Jordan seeks $1bn World Bank loan to cut debt burden

Jordan, whose public debt of $39.9bn nearly equals economic output, has been hurt by the rise in global commodity prices
Jordan seeks $1bn World Bank loan to cut debt burden
The US last year committed to give Jordan more than $6 billion in aid over the next five years, up from $1 billion annually, while Saudi Arabia and two allied Gulf nations pledged an assistance package after a proposed income tax increase sparked massive protests.
By Bloomberg
Sun 07 Apr 2019 04:20 PM

Jordan is talking to the World Bank about a $1 billion soft loan as it seeks to cut the cost of its debt repayments and revive an economy strained by more than a million Syrian refugees.

The government’s “moving on several fronts to reduce the high debt burden by considering concessional loans and focusing on triggering economic growth,” Prime Minister Omar Razzaz said at a World Economic Forum meeting on Jordan’s Dead Sea shores. It’s seeking a 30-year facility with the World Bank and an interest rate of 4 percent, he said.

Jordan, whose public debt of 28.3 billion dinars ($39.9 billion) nearly equals economic output, has been hurt by the rise in global commodity prices.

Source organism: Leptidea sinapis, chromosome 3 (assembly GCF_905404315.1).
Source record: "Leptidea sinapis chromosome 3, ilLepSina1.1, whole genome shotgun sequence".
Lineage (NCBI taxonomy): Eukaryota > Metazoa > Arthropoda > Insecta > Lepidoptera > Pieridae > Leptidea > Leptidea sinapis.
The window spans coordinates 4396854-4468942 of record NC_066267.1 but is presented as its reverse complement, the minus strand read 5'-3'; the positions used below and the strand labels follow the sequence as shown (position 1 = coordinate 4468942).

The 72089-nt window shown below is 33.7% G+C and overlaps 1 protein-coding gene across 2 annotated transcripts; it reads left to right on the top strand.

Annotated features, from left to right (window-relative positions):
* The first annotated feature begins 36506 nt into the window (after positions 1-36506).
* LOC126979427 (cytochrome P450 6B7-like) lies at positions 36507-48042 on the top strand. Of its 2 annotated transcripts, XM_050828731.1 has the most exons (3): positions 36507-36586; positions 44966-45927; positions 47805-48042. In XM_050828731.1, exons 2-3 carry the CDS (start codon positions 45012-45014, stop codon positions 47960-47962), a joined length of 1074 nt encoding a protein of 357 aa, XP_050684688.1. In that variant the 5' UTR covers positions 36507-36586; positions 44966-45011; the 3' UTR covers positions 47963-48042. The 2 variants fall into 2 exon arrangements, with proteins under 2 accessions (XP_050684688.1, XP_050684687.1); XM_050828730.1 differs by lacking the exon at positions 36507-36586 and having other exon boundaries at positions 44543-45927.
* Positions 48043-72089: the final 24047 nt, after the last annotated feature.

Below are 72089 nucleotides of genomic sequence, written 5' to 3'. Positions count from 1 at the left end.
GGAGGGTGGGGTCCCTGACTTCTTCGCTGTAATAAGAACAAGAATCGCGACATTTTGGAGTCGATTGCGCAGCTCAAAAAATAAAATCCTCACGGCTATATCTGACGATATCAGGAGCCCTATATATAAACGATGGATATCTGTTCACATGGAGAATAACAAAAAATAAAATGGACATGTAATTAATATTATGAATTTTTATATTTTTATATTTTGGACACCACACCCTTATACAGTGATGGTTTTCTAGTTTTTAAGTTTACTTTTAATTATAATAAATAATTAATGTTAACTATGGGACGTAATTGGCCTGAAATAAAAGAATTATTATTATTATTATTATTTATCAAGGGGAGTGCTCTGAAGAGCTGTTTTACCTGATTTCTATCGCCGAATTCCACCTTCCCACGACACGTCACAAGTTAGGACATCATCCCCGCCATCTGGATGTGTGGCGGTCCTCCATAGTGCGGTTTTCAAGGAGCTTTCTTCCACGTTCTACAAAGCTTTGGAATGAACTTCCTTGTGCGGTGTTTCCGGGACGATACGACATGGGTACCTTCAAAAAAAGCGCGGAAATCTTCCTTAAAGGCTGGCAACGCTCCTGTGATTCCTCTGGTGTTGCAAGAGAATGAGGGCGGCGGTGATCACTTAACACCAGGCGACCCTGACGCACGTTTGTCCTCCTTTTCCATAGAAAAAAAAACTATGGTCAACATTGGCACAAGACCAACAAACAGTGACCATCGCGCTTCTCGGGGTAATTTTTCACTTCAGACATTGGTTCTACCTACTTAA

The US last year committed to give Jordan more than $6 billion in aid over the next five years, up from $1 billion annually, while Saudi Arabia and two allied Gulf nations pledged an assistance package after a proposed income tax increase sparked massive protests.

Regional wars took a toll on the economy, with unemployment at a two-decade high stirring discontent.

The recent reopening of Jordan’s border with Iraq after Islamic State militants were pushed from area has fuelled an annual 13.6 percent in increase in Jordanian exports in the first quarter of this year.

“We are working on driving economic growth, increasing exports,” said Razzaz. The two countries also plan to connect their electric grids and build an industrial zone near the border, he said.

Jordan will also start receiving oil from Iraq by tanker “very soon,” according to the premier, under a February deal for 10,000 barrels of crude per day. He said that a planned oil pipeline from Basra in Iraq to Jordan’s Aqaba would “see the light” in three years, without elaborating.

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